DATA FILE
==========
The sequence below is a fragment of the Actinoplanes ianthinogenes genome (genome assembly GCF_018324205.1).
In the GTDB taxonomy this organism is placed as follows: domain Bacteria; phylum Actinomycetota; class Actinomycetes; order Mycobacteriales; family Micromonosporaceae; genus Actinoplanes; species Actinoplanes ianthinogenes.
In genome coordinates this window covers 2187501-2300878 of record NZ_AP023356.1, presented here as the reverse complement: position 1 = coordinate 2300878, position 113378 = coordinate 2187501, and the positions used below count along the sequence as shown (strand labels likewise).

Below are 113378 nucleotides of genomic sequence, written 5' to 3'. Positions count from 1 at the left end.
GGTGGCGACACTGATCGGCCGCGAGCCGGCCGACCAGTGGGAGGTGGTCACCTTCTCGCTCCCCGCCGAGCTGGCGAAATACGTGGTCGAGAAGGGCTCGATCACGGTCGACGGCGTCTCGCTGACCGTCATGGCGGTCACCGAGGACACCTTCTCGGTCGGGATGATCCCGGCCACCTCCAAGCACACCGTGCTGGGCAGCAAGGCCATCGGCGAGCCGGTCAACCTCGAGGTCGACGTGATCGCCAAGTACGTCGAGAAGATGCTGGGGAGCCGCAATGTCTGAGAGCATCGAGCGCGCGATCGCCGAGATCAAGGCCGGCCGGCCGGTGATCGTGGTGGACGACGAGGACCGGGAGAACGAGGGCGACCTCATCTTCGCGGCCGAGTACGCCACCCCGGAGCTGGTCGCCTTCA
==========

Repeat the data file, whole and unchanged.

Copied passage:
The sequence below is a fragment of the Actinoplanes ianthinogenes genome (genome assembly GCF_018324205.1).
In the GTDB taxonomy this organism is placed as follows: domain Bacteria; phylum Actinomycetota; class Actinomycetes; order Mycobacteriales; family Micromonosporaceae; genus Actinoplanes; species Actinoplanes ianthinogenes.
In genome coordinates this window covers 2187501-2300878 of record NZ_AP023356.1, presented here as the reverse complement: position 1 = coordinate 2300878, position 113378 = coordinate 2187501, and the positions used below count along the sequence as shown (strand labels likewise).

Below are 113378 nucleotides of genomic sequence, written 5' to 3'. Positions count from 1 at the left end.
GGTGGCGACACTGATCGGCCGCGAGCCGGCCGACCAGTGGGAGGTGGTCACCTTCTCGCTCCCCGCCGAGCTGGCGAAATACGTGGTCGAGAAGGGCTCGATCACGGTCGACGGCGTCTCGCTGACCGTCATGGCGGTCACCGAGGACACCTTCTCGGTCGGGATGATCCCGGCCACCTCCAAGCACACCGTGCTGGGCAGCAAGGCCATCGGCGAGCCGGTCAACCTCGAGGTCGACGTGATCGCCAAGTACGTCGAGAAGATGCTGGGGAGCCGCAATGTCTGAGAGCATCGAGCGCGCGATCGCCGAGATCAAGGCCGGCCGGCCGGTGATCGTGGTGGACGACGAGGACCGGGAGAACGAGGGCGACCTCATCTTCGCGGCCGAGTACGCCACCCCGGAGCTGGTCGCCTTCA